The report found that more than half of the world’s polysilicon production comes from the U.S. and China. Based on the bank’s latest figures, which show an overview of market share in 2010, at 22.4 percent U.S. company Hemlock constitutes the biggest polysilicon player. It is followed closely by Germany’s Wacker Chemie, which holds 19.8 percent of the market, Korean-based OCI, with 8.9 percent, and China’s GCL-Poly with 8.7 percent.

These four producers currently comprise 60 percent of the market. However, according to Sarasin, their share is expected to jump to 70 percent in the coming years. Even in light of the overcapacity in the solar industry, it believes they will not experience sales problems, due to both their cost and quality advantages.

Meanwhile, with 8.6 percent of the market share, Norwegian company REC ranks fifth among the world’s top polysilicon players, while U.S.-based MEMC and Japan’s Tokuyama come in sixth and seventh place with eight and 7.8 percent, respectively. "Others", like China’s Suntech and Yingli, and U.S. company LDK Solar represent the remaining 15 percent of the market.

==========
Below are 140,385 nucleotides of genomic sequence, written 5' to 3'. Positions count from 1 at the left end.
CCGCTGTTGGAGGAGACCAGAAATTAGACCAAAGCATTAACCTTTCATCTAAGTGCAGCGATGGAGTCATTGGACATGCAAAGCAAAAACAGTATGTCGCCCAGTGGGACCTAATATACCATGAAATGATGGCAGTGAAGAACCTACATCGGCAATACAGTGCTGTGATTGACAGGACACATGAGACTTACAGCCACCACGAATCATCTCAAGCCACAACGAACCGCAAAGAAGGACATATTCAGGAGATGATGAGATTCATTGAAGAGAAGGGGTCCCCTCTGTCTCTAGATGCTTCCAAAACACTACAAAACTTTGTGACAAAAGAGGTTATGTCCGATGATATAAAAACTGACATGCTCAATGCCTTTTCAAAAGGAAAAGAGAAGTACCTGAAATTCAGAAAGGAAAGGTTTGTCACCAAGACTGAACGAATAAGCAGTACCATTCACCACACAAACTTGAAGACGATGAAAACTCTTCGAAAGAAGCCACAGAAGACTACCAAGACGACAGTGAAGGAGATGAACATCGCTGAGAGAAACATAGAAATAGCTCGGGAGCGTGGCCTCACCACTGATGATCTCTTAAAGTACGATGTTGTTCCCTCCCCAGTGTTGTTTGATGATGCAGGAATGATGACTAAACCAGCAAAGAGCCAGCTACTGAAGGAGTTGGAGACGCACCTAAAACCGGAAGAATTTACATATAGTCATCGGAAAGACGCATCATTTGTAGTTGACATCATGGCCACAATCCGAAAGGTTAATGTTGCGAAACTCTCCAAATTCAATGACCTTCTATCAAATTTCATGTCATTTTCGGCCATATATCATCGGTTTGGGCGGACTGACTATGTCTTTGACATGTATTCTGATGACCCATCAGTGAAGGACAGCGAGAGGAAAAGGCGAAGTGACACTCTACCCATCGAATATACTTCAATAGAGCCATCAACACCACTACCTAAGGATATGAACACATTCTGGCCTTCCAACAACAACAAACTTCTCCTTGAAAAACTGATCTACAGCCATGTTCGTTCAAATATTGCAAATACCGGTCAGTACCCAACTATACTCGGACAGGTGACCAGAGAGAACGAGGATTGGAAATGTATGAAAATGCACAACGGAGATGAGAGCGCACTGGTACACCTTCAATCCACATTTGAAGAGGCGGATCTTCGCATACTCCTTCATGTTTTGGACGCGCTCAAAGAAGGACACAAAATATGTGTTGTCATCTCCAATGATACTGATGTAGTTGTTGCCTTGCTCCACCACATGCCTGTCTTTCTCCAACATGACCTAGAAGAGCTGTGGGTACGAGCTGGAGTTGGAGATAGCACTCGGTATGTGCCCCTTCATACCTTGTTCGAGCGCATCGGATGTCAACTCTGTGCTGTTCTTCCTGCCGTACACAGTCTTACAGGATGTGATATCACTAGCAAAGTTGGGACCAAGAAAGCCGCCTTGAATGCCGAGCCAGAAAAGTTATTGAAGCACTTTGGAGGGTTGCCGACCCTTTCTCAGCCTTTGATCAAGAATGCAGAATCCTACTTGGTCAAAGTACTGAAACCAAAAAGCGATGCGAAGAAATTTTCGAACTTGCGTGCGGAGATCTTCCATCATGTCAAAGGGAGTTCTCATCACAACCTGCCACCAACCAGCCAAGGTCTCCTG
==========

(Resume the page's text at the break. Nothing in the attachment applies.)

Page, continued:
Price spikes and drops

The thin film industry rejoiced in 2010 when, due to a temporary supply bottleneck, polysilicon prices rose from USD$55 per kilogram (/kg) to a high of $75/kg. Believing the high prices were here to stay, the manufacturers thought they had finally found a way to compete with the silicon module manufacturers.

However, the euphoria was short lived as polysilicon prices dropped as quickly as they jumped, after the big boys ramped up capacities. And now, due to the present situation in the solar industry – i.e. weak demand and high inventories – prices are freefalling, thus affecting the "only part of the PV value chain that has managed to consistently achieve high margins".

At the start of October, Motech CEO, P.H. Chang stated that the fourth quarter of this year will see polysilicon prices nosedive. He said that worldwide polysilicon supply is likely to exceed sluggish demand in the fourth quarter and that prices could be anywhere below $25 to $40/kg. At the time, Jefferies agreed, stating that average silicon spot prices are currently around USD$45/kg, having dropped from a high of $75/kg at the start of this year. The analysts believe this will further decrease to $35 in the first half of next year. They add that a fall in silicon pricing from $50 to $35 would save between eight and nine U.S. cents per watt for the solar companies.